General Riah Phiyega
||17 June 2012 07:00
Esté de Klerk
|Show: ||Carte Blanche|
Bongani Bingwa (Carte Blanche presenter): "The woman of the 21st Century embodies the hope of her Nation, knows her people's history, exposes injustice and comforts the poor and the unemployed. She quoted these words in a recent speech and indeed hopes to become such a woman - our newly appointed National Police Commissioner, General Riah Phiyega, welcome to Carte Blanche and thank you for talking to us."
General Riah Phiyega (National Police Commissioner): "Thank you for the opportunity and thank you for the inspiring quote of the Jamaican professor."
Bongani: "For you, what does assuming this office mean?"
General Phiyega: "It means an opportunity to serve my nation; this responsibility I accept with the greatest humility, just because of its sheer size, its scope, and what it means for this nation."
Bongani: "One of the criticisms against your appointment is the fact that you are a civilian. What are you going to do to boost morale within the rank and file of the force?"
General Phiyega: "My rank, my title I think have very little to do with the morale and the issues that you are raising. But what has got to do with the morale is whether - as a leader - I am able to give that inspirational guidance, I am able to hold a very bright torch to say: 'Colleagues, this is where we are going.''
Bongani: "Your two predecessors have left under a cloud, it may be said, what is your message to restore public confidence in the office that you are now holding?"
General Phiyega: "I think as a nation we must learn to move forward. You know a car? The rearview mirror is small; the windscreen is large. We will look at the rearview mirror to garner the lessons, but what is before us is the windscreen. We must look forward and go on."
Bongani: "But certainly to know where we are going, we must look and address where we come from. I mean, when the country's top cop is jailed for working with the other side - that will erode public confidence."
General Phiyega: "Do we sit there and stop and fill buckets and buckets with our tears, or do we say: 'Hell, we have fallen.' Stand up, remove the dust and say: 'What have we learned? We need to go on. Nobody wants to stay in this gloom and doom.' The 200 000 women and men that are here want to make a difference."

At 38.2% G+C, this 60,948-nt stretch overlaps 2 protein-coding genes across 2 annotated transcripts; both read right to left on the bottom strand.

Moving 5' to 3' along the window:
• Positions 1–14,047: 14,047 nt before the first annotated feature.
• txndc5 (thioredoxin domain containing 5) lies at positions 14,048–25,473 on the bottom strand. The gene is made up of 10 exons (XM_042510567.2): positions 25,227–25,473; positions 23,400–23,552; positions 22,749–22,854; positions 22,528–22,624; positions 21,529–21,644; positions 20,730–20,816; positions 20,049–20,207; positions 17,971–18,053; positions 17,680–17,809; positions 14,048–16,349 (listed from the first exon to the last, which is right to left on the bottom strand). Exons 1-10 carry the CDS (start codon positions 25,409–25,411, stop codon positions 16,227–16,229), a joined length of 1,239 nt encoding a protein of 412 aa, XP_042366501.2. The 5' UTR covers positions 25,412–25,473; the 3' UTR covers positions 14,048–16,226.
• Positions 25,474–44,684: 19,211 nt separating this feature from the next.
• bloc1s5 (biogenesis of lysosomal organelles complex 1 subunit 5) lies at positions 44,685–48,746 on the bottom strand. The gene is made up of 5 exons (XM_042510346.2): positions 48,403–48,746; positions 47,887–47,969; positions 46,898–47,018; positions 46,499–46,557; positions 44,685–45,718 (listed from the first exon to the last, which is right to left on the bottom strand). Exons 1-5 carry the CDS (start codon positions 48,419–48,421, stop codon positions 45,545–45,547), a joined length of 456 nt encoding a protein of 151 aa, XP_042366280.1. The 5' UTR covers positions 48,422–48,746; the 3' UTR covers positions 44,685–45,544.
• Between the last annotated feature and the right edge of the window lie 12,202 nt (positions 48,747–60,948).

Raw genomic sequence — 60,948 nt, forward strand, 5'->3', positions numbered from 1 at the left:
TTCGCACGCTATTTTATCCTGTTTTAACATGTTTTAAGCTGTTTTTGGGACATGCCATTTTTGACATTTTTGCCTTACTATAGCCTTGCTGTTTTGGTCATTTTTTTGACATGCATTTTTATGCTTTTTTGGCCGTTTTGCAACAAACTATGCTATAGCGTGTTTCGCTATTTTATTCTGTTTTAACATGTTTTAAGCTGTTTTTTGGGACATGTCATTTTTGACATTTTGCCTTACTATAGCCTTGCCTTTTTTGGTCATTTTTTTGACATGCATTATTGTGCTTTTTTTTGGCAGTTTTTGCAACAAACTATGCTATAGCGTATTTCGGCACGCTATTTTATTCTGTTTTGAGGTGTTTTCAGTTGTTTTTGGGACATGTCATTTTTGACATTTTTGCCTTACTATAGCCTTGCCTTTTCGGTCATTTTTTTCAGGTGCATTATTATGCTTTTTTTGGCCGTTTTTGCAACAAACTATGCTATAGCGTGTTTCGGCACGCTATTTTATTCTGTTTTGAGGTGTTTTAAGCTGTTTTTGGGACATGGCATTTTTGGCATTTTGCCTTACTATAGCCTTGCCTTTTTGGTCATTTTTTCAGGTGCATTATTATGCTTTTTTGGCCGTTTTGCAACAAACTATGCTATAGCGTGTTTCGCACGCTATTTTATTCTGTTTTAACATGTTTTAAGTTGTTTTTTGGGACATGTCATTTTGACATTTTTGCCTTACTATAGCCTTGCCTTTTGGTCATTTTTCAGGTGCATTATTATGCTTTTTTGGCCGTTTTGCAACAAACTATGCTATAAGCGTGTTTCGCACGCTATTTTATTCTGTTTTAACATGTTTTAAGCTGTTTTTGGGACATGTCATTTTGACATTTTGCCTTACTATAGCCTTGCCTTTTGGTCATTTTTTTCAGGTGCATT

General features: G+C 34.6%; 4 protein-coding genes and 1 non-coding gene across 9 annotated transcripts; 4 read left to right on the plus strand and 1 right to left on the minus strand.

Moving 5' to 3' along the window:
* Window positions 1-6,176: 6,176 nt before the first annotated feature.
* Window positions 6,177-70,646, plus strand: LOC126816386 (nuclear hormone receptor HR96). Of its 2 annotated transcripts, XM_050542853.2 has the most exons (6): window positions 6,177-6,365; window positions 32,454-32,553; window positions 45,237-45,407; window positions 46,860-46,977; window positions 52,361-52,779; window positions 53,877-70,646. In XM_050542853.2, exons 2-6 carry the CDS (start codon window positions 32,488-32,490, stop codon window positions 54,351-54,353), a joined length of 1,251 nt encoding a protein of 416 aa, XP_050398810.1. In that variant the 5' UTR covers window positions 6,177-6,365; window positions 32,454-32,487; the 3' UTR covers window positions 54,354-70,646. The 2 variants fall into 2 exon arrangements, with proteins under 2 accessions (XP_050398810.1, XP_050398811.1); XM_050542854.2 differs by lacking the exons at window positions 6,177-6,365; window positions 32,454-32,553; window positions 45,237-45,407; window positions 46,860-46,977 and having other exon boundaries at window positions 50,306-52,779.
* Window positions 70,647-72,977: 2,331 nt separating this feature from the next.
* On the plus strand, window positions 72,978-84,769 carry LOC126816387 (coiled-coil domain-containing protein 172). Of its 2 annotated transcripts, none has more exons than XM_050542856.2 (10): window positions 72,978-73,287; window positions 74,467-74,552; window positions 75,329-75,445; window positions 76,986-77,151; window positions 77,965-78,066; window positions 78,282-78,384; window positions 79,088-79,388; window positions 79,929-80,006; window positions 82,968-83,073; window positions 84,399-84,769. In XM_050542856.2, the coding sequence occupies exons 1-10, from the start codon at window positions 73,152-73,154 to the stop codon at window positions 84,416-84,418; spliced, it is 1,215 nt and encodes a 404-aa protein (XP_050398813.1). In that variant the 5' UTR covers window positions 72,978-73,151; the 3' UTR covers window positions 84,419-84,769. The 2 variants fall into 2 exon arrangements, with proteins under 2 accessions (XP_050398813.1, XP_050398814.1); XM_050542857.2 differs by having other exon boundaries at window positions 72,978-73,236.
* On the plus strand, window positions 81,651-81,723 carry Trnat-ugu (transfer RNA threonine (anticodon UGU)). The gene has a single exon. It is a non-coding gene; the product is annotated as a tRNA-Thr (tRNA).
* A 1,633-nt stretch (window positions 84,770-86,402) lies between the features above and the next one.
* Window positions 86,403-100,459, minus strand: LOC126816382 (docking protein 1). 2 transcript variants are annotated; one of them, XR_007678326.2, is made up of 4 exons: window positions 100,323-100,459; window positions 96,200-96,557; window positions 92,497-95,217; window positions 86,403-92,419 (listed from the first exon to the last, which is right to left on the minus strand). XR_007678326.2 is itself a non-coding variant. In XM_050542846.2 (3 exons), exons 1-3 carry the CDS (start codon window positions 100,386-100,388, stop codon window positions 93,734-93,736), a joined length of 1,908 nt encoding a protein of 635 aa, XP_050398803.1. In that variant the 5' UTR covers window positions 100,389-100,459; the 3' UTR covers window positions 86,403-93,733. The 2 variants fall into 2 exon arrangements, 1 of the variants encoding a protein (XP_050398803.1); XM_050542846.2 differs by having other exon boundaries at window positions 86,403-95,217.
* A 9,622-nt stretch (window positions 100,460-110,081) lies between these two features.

Bongani: "Your predecessor made quite a big issues around the police force being tough and fighting fire with fire and yet, we also saw during his tenure the rise in incidents of police brutality and sort of heavy handedness."
General Phiyega: "What of that is exaggeration and what of that recognise the benefits of being hard, bold and being very determined in dealing with crime? Yes, there are incidences that are unfortunate and yes, there has been progress; we see it in the statistics. There is a need for us to look at how you achieve that balance. We do that within the context of the human right environment."
Bongani: "Many South Africans feel because of all the bad publicity and all the negative things that have happened, they don't trust South African police officers."
General Phiyega: "I can't blame them, because that is a personal experience. Perhaps the challenge that is before us is how we turn that around so that we are trusted police men and women who people can feel comfortable that their lives, their safety and their security is in the right hands."
Bongani: "But will you be to the police what advocate Thuli Madonsela became to the Public Protector's office?"
General Phiyega: "I will be to the police what me Phiyega, General Phiyega - a woman who wants to join other women - in saying: 'Malibongwe! and let us put our energy to make a difference!' I will be that woman."
Bongani: "And who is the real ma Phiyega?"
General Phiyega: "I grew in rural areas of Polokwane, a little village called Leswane. I had parents who were teachers; I have two children - daughters; I have a grandchild; I am married to the most wonderful man who has taught me that manhood is about empowering others and I am truly grateful to be a citizen of this Mzanzi country."
Bongani: "There is a new sheriff in town, should South Africans sleep easier?"
General Phiyega: "I am asking South Africans to join the sheriff and to join the men and women in blue. Let's find ways of cooperating to make South Africa a better, a beautiful, a safe and secure place."
IMPORTANT DISCLAIMER:While every attempt has been made to ensure this transcript or summary is accurate, Carte Blanche or its agents cannot be held liable for any claims arising out of inaccuracies caused by human error or electronic fault. This transcript was typed from a transcription recording unit and not from an original script, so due to the possibility of mishearing and the difficulty, in some cases, of identifying individual speakers, errors cannot be ruled out.